Children under 14 returning from the U.S. are supposed to travel by commercial flight and arrive at Guatemala’s international airport, according to U.S. Immigration and Customs Enforcement. Those 14 or older — like Juan, Ana and Adan — arrive at the air force airport.
After they pass through immigration and are taken to a nearby building, psychologist Isabel Morales Barrera asks the children how it feels to be back in Guatemala. They ignore her. Barrera, who is with Guatemala’s Secretariat of Social Welfare (SBS), tries again, prompting them to consider how many migrants die on the journey, how lucky they are to have survived, how nice it is to have a government program meet them at the airport. Barrera reminds them that there are two ways to travel — one with proper documents, the other, the way they did, risking the perils of the desert and detection. She encourages them to try the legal way next time.
She does not tell them how to do so.
Ana writes several sentences on a piece of paper and turns it over. The boys write a line or two each in Spanish: “I am happy because you are here to receive me in my country.” “Thank God I’m alive, because a lot of people come back dead.”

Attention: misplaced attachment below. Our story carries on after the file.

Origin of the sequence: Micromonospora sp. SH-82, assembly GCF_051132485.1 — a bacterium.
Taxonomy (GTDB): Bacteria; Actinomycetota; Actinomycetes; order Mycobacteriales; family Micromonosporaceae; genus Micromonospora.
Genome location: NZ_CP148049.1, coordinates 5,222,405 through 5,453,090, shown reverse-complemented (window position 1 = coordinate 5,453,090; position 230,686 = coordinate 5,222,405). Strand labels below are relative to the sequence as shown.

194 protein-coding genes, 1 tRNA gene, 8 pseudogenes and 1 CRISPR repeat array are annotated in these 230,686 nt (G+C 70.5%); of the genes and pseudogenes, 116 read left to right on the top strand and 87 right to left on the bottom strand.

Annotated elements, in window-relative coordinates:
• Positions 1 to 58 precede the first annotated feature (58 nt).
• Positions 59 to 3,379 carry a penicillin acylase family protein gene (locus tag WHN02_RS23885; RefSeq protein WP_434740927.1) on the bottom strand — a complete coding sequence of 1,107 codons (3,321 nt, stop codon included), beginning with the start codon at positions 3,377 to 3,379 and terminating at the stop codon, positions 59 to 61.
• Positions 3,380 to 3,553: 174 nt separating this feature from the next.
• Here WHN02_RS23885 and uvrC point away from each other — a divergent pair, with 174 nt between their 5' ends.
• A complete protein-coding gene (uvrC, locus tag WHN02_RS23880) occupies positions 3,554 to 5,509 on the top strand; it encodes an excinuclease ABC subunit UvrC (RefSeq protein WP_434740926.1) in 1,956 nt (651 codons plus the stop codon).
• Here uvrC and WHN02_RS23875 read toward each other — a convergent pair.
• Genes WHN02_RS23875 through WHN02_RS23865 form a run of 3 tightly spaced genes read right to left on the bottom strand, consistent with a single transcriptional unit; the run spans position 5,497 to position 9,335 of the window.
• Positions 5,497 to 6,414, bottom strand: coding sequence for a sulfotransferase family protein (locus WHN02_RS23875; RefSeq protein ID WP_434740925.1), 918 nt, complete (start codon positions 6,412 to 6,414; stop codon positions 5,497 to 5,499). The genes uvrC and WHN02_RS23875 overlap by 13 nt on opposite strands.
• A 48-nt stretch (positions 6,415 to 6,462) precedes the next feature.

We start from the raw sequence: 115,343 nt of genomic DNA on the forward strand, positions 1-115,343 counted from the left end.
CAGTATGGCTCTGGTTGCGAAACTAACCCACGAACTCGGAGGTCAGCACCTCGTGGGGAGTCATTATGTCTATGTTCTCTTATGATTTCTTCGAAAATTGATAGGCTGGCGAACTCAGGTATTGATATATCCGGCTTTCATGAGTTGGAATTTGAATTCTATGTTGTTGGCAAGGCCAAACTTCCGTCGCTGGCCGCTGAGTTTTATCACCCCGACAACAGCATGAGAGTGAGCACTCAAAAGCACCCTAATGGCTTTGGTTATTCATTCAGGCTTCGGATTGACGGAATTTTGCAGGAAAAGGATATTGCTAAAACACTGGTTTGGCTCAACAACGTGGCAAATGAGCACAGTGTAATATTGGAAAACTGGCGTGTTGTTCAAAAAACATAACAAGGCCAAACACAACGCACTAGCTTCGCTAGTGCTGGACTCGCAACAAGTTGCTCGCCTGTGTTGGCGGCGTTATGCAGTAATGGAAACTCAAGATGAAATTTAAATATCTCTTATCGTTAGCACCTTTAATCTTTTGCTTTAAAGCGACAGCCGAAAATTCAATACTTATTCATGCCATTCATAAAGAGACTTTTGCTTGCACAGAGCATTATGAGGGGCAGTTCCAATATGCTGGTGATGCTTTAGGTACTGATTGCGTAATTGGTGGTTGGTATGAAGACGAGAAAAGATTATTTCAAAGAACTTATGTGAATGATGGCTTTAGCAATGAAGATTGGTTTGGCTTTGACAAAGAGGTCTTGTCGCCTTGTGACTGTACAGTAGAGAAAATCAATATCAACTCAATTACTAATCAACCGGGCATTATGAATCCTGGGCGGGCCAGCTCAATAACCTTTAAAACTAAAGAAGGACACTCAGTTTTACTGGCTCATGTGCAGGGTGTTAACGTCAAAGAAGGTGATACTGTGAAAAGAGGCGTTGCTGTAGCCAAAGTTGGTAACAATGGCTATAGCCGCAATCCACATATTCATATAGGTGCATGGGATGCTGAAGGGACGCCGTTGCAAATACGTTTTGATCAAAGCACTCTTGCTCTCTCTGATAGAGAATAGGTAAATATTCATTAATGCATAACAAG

The children are given backpacks — blue for the boys, purple for Ana — and photographed. They drop the bags without opening them.
Alex Humberto Ajcuc, 19, is part of a small government team that meets the returning children at the airport. He has been on the job a month. Dressed in red sneakers and a gray hoodie, he gives them playdough. “Some are really sad,” he said. “Some come with a large burden because of all that happens to them on the road.”
While each case is different, there is one thing all the returning children share, said Carol L. Girón Solórzano, the director of general projects with Pastoral Care of Migrants, a religious organization that works with government and nongovernmental entities on migration issues. “They self-blame, so they carry that burden. It’s how they live — the failure of migration,” she said.
When asked, the three teenagers tell Barrera that they made their journey with the help of a coyote, or human smuggler. Their families had to borrow money to pay the coyote and are now in debt.
Ana is the first to play with the modeling clay. She makes a floppy-eared turquoise dog, its front paws resting on a hot dog. In the shelter she became a fan of American food — hamburgers, hot dogs, potato chips. She calls the dog Jule.
Juan makes a pink duck.